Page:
Continuing a multi-part series breaking down the Green Bay Packers’ 90-man roster, Acme Packing Company examines the inside linebacker position before revealing the pre-camp predictions for the team’s 2017 53-man roster.
Since the days of Desmond Bishop and a younger, rangier A.J. Hawk, the Packers have lacked dynamic playmakers at the inside linebacker position. While the play hasn't always dipped to the level of Brad Jones, the position has consistently revealed itself as a weak point in Dom Capers defense over the past five years.
Green Bay didn't make any wild changes to the group entering 2017, relying on development from their young linebackers to strengthen the unit. That strategy has paid dividends in numerous areas during general manager Ted Thompson's tenure, but it hasn't seemed to do the trick for this position.
Noticeably absent from the discussion is Josh Jones, the Packers' second-round pick this past April. Though the team expects him to contribute as an off-ball linebacker as a rookie, Acme Packing Company categorized him as a safety for the pre-training camp roster breakdown.
How acquired: Fourth-round pick (No. 129 overall), 2015
When the Packers made their first concerted effort to revamp their inside linebackers since the demise of the Bishop/Hawk tandem, they made Michigan stalwart Jake Ryan one of the central pieces of the rebuilt unit. Ryan played most of his college career as an outside linebacker, a de facto pass-rusher in the Wolverines' scheme at the time. However, a torn ACL suffered his junior year resulted in Ryan playing mostly off the ball during his final 12 collegiate appearances. Green Bay saw his potential as an explosive, backfield-attacking "Mike" and selected him in early on Day 3 of the 2015 NFL Draft.
As a pro, Ryan hasn't displayed the playmaking skills he showcased at Michigan. However, he has become a reliable tackler and a key piece of a run defense that started last season at a historic pace before injuries elsewhere caused it to fade down the stretch. The expectations for the young linebacker elevate again entering his third season, a time when other players at his position tend to take one of the biggest performance leaps of their careers.
How acquired: Fourth-round pick (No. 133 overall), 2016
Like Ryan, Blake Martinez joined the Packers as an early Day 3 pick. Unlike his Green Bay teammate, Martinez entered the league expected to spend more time in coverage than crashing the backfield. He excelled in that facet while at Stanford, and his new team hoped that skill set would translate to the league.
Instead, Martinez endured an up-and-down rookie season. He started out as one of the most-hyped young players in Packers training camp, earning a starting role for the season opener and maintaining it for most of the early portions of the season. An MCL sprain cost him multiple games, but Martinez's play dipped before he suffered the injury. Now with his first full offseason as a pro, he has the opportunity to iron out some of those deficiencies and win a starting role again.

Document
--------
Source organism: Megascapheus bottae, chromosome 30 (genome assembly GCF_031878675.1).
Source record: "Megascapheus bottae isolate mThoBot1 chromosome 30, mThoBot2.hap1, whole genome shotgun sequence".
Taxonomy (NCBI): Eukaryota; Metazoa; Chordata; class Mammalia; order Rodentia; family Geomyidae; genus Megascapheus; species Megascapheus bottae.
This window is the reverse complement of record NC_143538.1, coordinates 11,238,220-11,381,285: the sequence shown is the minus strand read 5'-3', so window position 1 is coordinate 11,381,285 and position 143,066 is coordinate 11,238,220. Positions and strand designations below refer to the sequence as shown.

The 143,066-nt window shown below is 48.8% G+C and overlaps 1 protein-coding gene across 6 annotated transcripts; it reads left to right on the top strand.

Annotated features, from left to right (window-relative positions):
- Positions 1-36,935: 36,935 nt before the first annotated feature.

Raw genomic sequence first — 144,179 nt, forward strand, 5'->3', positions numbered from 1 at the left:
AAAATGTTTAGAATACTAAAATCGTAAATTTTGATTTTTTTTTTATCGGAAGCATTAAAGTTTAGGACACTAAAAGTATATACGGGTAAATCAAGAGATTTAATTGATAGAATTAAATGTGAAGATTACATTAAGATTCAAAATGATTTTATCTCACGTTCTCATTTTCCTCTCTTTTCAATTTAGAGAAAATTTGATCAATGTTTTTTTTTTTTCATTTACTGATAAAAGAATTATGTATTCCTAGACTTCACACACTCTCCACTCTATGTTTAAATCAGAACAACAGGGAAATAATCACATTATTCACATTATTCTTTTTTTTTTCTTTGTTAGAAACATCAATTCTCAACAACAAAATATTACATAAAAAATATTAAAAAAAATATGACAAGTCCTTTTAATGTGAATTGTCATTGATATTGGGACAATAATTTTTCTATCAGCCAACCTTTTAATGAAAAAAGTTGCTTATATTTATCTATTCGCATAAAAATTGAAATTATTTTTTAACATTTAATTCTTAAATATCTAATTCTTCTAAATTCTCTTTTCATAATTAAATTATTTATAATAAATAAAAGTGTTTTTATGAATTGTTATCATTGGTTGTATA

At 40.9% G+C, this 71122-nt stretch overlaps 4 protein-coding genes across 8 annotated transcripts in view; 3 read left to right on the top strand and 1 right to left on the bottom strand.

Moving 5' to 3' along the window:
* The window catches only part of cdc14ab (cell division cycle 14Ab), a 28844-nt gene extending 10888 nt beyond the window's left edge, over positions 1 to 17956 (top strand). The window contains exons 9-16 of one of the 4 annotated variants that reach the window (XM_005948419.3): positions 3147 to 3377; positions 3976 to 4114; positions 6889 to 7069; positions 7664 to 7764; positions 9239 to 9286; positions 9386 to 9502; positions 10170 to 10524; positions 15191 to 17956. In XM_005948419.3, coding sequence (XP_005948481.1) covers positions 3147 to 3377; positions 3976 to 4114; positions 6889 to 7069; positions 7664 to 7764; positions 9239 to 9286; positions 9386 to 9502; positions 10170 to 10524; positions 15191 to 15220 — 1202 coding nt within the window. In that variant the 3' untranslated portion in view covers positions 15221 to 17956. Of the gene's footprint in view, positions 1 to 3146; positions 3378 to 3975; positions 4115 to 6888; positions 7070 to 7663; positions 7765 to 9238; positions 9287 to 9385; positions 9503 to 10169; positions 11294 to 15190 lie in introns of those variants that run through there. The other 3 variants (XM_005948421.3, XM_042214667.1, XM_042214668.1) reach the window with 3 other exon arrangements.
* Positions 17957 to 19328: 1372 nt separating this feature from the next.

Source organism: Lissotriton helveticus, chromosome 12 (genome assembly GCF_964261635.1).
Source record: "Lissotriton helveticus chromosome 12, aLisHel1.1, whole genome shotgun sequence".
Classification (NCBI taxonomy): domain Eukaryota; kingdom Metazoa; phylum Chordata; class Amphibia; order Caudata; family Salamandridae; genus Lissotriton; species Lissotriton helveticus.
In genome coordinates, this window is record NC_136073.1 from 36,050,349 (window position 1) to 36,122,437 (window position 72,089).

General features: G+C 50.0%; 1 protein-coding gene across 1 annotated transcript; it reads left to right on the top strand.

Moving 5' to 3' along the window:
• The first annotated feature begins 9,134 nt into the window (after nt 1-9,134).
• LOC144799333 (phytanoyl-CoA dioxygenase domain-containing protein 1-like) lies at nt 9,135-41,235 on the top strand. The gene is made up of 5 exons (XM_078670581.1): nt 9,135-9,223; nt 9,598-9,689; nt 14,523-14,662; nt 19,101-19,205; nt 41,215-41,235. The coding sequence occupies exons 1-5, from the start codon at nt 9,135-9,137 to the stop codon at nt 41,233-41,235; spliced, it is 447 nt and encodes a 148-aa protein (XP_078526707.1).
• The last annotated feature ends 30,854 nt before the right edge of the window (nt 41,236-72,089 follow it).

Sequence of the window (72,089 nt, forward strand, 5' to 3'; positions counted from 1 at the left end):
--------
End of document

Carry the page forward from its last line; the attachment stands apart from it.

How acquired: Signed off Cowboys' practice squad, 2015
After earning a roster spot that many assumed would go to Sam Barrington last season, Joe Thomas managed not only to become a regular on the defense but also expand his role to de facto starter as the Packers' primary coverage linebacker. Thomas didn't excel in that role, but he didn't embarrass himself either. Weight added during the preceding offseason allowed him to become one of the heaviest hitters on Green Bay's defense, a physicality that the unit has lacked at times during Capers' tenure.
Thomas doesn't have a guaranteed spot in 2017. Still, with Martinez no sure bet to develop as a cover man and Ryan serving in a different capacity, Thomas should return for the regular season if he maintains or even builds on his gains from a year ago.
How acquired: Signed as free agent, 2016
A late add during the 2016 season, Jordan Tripp became a regular on special teams and an occasional defensive contributor. Tripp doesn't offer much upside, but his athleticism -- arguably best among the returning full-time inside linebackers -- makes him a unique player in Green Bay. He has a strong chance to make the roster again this year.
How acquired: Signed to practice squad, 2016
Derrick Matthews has yet to make a 53-man roster, but he has spent time with multiple teams including Washington. His size -- 6-foot, 232 pounds -- makes him relatively small for an off-ball linebacker. However, with the Packers and other teams shifting towards smaller, rangier players in the middle of their defense, his physical tools could translate as he continues to acclimate.
How acquired: Signed as undrafted free agent, 2017
As a converted fullback from Division II's Washburn University, Cody Heiman has a sizable adjustment to make as an NFL hopeful. At the same time, few linebackers from any background possess the athleticism Heiman offers. Perhaps no undrafted player in Green Bay has more upside or likelihood of variance in play, which makes him one of the most intriguing rookies on the team this year.